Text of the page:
Singapore is a cosmopolitan society where people live harmoniously and interaction among different races are commonly seen. The pattern of Singapore stems from the inherent cultural diversity of the island. The immigrants of the past have given the place a mixture of Malay, Chinese, Indian, and European influences, all of which have intermingled.Each racial group has its own distinctive religion and there are colorful festivals of special significance all year round. Although the festivals are special to certain races, it is nonetheless enjoyed by all.
In Singapore, food is also readily and widely available. There are lots of cuisines to offer. We have, Chinese, Indian, Malay, Indonesian and Western, Italian, Peranakan, Spanish, French, Thai and even Fusion. It is very common to savour other culture's food and some of the food can be very intriguing. Indian food are relatively spicier, whereas Chinese food is less spicier and the Chinese enjoy seafood. Malay cooking uses coconut milk as their main ingredient, that makes their food very tasty.
Religion in Singapore
Most Singaporeans celebrate the major festivals associated with their respective religions. The variety of religions is a direct reflection of the diversity of races living there. The Chinese are predominantly followers of Buddhism, Taoism, Shenism, Christians, Catholics and some considered as 'free-thinkers' (Those who do not belong to any religion). Malays have the Muslims and Indians are Hindus. There is a sizeable number of Muslims and Sikhs in the Indian population.
Religious tolerance is essential in Singapore. In fact, religions often cross racial boundaries and some even merge in unusual ways in this modern country. Younger Singaporeans tend to combine a little of the mysteries of the older generation with the realistic world that they know of today.
Religion is still an integral part of the cosmopolitan Singapore. Many of its most interesting buildings are religious, be it old temples, modern churches, or exotic mosques. An understanding of these buildings do play a part in contributing to the appreciation of their art.
The Malays in Singapore are Muslims. A few of the Indians are also Muslims, but even more uncommon are the Chinese Muslims.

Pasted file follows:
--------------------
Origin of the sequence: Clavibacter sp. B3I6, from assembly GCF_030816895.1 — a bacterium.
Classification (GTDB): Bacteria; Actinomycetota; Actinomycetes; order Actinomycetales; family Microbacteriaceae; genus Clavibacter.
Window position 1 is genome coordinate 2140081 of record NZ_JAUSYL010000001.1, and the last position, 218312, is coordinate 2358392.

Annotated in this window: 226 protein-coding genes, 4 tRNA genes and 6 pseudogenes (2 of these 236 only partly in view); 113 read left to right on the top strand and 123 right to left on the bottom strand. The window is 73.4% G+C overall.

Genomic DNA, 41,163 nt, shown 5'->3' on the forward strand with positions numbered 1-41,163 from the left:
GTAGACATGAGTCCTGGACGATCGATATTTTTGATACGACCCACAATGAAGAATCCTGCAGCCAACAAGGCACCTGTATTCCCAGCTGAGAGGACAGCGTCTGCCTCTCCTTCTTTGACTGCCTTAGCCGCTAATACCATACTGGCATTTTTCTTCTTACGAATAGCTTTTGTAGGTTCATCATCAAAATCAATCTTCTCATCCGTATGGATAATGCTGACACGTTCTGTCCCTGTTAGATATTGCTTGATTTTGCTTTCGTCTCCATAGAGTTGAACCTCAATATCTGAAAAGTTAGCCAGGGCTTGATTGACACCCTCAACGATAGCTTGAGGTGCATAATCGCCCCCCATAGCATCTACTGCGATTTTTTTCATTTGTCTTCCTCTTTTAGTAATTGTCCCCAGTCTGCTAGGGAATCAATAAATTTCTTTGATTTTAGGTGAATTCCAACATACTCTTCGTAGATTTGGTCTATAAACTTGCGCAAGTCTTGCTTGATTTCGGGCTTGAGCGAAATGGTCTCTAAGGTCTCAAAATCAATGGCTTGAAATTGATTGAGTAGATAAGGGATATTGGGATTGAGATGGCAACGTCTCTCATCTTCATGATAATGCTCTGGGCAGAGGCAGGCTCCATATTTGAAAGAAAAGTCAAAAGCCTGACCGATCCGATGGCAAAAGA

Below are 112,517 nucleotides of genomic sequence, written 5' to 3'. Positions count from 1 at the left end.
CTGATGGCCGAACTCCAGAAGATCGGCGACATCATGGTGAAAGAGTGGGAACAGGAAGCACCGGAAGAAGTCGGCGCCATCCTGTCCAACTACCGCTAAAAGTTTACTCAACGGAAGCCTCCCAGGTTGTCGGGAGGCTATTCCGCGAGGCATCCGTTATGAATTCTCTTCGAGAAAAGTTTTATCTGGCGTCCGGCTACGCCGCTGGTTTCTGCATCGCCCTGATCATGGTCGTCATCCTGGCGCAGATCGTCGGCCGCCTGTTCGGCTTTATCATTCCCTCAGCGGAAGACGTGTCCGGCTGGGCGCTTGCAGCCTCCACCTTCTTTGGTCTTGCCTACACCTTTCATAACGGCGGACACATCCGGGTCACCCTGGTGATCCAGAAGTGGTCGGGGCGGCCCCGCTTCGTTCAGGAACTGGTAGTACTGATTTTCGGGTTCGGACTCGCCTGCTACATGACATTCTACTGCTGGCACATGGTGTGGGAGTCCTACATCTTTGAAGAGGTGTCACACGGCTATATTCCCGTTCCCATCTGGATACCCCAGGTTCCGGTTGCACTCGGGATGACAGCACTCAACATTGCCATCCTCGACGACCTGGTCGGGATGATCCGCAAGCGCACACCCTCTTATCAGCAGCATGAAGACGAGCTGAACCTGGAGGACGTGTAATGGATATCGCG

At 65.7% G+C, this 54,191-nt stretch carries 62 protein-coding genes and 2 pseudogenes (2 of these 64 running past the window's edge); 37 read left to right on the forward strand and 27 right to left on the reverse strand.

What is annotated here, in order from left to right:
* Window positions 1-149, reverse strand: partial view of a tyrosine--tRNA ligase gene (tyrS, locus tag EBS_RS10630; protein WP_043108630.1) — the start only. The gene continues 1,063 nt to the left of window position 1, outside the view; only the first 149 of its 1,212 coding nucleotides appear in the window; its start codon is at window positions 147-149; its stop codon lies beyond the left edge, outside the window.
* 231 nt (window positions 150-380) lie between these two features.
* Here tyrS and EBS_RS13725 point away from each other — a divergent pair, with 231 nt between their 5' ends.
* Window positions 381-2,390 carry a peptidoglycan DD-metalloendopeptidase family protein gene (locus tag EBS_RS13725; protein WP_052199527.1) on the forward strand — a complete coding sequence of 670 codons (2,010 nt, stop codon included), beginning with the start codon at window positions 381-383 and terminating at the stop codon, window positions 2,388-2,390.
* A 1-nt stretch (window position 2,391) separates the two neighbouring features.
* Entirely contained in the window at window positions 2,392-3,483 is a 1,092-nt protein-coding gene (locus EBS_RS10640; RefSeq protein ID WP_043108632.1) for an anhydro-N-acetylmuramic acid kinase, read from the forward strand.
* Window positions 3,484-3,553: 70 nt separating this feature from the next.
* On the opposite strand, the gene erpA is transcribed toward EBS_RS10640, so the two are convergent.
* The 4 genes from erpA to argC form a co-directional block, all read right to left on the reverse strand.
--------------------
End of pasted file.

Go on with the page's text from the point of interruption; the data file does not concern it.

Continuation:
Islam has a fundamental influence in the lives of those who follow the Prophet of Allah, Muhammad. The religion involves praying five times a day, eating only "halal" food, fasting during Ramadan, and going to Mecca on the Haj (pilgrimage). Halal food means food that has been specially prepared as according to the religion's dietary requirements.
As the Indian immigrants migrate to Singapore, they brought with them Hinduism. The early temples are still the central points of rituals and festivals, which are held throughout the year.
One will be able to find Christian churches of all denominations in Singapore. They were actually established with the arrival of various missionaries after the coming of Sir Stamford Raffles. Together with Buddhism, Islam, and Hinduism, Christianity is considered one of the four main religions today. There is quite a large number of Christians on the island.
Minority faiths are not forgotten. There are at least two synagogues for the Jews and Sikhs. The Zoroastrians and Jains are also represented in Singapore.
The four official languages of Singapore are Mandarin, Malay, Tamil and English. English is the most common language used and is the language which unites the different ethnic groups. Children are taught in English at school but also learn their mother tongue to make sure they don't lose contact with their traditions.
Singapore English usually come from other languages spoken in Singapore, especially Malay and Hokkien. Speakers of Singlish are not necessarily aware of which language they are from however.
Singapore -- Political system, law and government --
Singapore is a parliamentary democracy with a Westminster system of unicameral parliamentary government representing different constituencies. The bulk of the executive powers rests with the Cabinet, headed by the Prime Minister, currently Lee Hsien Loong. The office of President of Singapore, historically a ceremonial one, was granted some veto powers as of 1991 for a few key decisions such as the use of the national reserves and the appointment of judiciary positions. Although the position is to be elected by popular vote, only the 1993 election has been contested to date. The legislative branch of government is the Parliament.
The Members of Parliament (MPs) consist of either elected, non-constituency or nominated Members. The majority of the Members of Parliament are elected into Parliament at a General Election on a first-past-the-post basis and represent either Single Member or Group Representation Constituencies (GRCs).
The elected Members of Parliament act as a bridge between the community and the Government by ensuring that the concerns of their constituents are heard in the Parliament. The present Parliament has 94 Members of Parliament consisting of 84 elected Members of Parliament, one NCMP and nine Nominated members of Parliament.
Singapore has a successful and transparent market economy. Government-linked companies are dominant in various sectors of the local economy, such as media, utilities, and public transport. Singapore has consistently been rated as the least corrupt country in Asia and among the world's ten most free from corruption by Transparency International.
Although Singapore's laws are inherited from British and British Indian laws, including many elements of English common law, the PAP has also consistently rejected liberal democratic values, which it typifies as Western and states there should not be a 'one-size-fits-all' solution to a democracy. There are no jury trials.The Singapore government argues that there is no international consensus on the appropriateness of the death penalty and that Singapore has the sovereign right to determine its own judicial system and impose capital punishment for the most serious crimes.